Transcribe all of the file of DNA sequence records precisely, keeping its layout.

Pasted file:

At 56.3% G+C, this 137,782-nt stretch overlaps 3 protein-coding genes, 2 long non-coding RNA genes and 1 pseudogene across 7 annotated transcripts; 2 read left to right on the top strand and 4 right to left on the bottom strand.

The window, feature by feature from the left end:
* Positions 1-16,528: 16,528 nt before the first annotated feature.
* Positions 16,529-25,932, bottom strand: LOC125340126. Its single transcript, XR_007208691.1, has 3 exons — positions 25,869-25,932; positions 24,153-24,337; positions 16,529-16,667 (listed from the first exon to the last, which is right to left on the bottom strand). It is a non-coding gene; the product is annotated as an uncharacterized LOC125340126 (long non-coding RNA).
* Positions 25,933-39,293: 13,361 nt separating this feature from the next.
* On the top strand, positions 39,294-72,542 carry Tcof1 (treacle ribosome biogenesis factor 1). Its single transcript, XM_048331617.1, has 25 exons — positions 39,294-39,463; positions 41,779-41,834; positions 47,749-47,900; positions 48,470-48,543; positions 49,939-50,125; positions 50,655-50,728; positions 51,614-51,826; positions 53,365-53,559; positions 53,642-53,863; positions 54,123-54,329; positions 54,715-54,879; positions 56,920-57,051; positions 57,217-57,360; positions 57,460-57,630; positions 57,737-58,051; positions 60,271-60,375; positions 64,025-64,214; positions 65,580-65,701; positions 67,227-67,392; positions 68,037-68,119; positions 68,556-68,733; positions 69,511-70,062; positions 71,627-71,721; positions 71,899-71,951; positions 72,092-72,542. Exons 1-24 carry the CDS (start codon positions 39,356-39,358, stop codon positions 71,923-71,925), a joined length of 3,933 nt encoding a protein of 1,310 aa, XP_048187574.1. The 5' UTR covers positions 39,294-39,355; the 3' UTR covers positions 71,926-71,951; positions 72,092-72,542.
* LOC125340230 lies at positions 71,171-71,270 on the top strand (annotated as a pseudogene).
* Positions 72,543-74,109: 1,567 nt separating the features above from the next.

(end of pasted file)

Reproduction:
At 56.3% G+C, this 137,782-nt stretch overlaps 3 protein-coding genes, 2 long non-coding RNA genes and 1 pseudogene across 7 annotated transcripts; 2 read left to right on the top strand and 4 right to left on the bottom strand.

The window, feature by feature from the left end:
* Positions 1-16,528: 16,528 nt before the first annotated feature.
* Positions 16,529-25,932, bottom strand: LOC125340126. Its single transcript, XR_007208691.1, has 3 exons — positions 25,869-25,932; positions 24,153-24,337; positions 16,529-16,667 (listed from the first exon to the last, which is right to left on the bottom strand). It is a non-coding gene; the product is annotated as an uncharacterized LOC125340126 (long non-coding RNA).
* Positions 25,933-39,293: 13,361 nt separating this feature from the next.
* On the top strand, positions 39,294-72,542 carry Tcof1 (treacle ribosome biogenesis factor 1). Its single transcript, XM_048331617.1, has 25 exons — positions 39,294-39,463; positions 41,779-41,834; positions 47,749-47,900; positions 48,470-48,543; positions 49,939-50,125; positions 50,655-50,728; positions 51,614-51,826; positions 53,365-53,559; positions 53,642-53,863; positions 54,123-54,329; positions 54,715-54,879; positions 56,920-57,051; positions 57,217-57,360; positions 57,460-57,630; positions 57,737-58,051; positions 60,271-60,375; positions 64,025-64,214; positions 65,580-65,701; positions 67,227-67,392; positions 68,037-68,119; positions 68,556-68,733; positions 69,511-70,062; positions 71,627-71,721; positions 71,899-71,951; positions 72,092-72,542. Exons 1-24 carry the CDS (start codon positions 39,356-39,358, stop codon positions 71,923-71,925), a joined length of 3,933 nt encoding a protein of 1,310 aa, XP_048187574.1. The 5' UTR covers positions 39,294-39,355; the 3' UTR covers positions 71,926-71,951; positions 72,092-72,542.
* LOC125340230 lies at positions 71,171-71,270 on the top strand (annotated as a pseudogene).
* Positions 72,543-74,109: 1,567 nt separating the features above from the next.